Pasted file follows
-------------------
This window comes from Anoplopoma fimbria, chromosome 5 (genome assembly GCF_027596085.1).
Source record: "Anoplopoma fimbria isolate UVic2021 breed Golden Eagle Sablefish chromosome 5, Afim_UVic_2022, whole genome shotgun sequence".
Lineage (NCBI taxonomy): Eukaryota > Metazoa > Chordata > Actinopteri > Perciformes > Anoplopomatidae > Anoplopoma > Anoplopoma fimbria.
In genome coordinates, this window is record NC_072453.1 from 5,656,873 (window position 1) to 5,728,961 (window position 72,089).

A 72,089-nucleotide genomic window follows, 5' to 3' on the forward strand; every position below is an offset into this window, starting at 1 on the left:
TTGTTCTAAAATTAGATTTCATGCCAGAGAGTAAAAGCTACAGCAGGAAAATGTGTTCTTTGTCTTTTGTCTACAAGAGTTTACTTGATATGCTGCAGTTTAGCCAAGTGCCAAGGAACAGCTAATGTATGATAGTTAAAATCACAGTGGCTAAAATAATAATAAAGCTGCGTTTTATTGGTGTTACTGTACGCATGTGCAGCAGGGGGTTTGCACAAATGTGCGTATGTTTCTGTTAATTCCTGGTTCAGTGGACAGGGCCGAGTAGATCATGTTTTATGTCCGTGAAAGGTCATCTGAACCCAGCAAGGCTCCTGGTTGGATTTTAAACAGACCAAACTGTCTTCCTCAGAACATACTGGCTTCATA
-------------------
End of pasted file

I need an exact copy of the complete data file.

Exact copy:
This window comes from Anoplopoma fimbria, chromosome 5 (genome assembly GCF_027596085.1).
Source record: "Anoplopoma fimbria isolate UVic2021 breed Golden Eagle Sablefish chromosome 5, Afim_UVic_2022, whole genome shotgun sequence".
Lineage (NCBI taxonomy): Eukaryota > Metazoa > Chordata > Actinopteri > Perciformes > Anoplopomatidae > Anoplopoma > Anoplopoma fimbria.
In genome coordinates, this window is record NC_072453.1 from 5,656,873 (window position 1) to 5,728,961 (window position 72,089).

A 72,089-nucleotide genomic window follows, 5' to 3' on the forward strand; every position below is an offset into this window, starting at 1 on the left:
TTGTTCTAAAATTAGATTTCATGCCAGAGAGTAAAAGCTACAGCAGGAAAATGTGTTCTTTGTCTTTTGTCTACAAGAGTTTACTTGATATGCTGCAGTTTAGCCAAGTGCCAAGGAACAGCTAATGTATGATAGTTAAAATCACAGTGGCTAAAATAATAATAAAGCTGCGTTTTATTGGTGTTACTGTACGCATGTGCAGCAGGGGGTTTGCACAAATGTGCGTATGTTTCTGTTAATTCCTGGTTCAGTGGACAGGGCCGAGTAGATCATGTTTTATGTCCGTGAAAGGTCATCTGAACCCAGCAAGGCTCCTGGTTGGATTTTAAACAGACCAAACTGTCTTCCTCAGAACATACTGGCTTCATA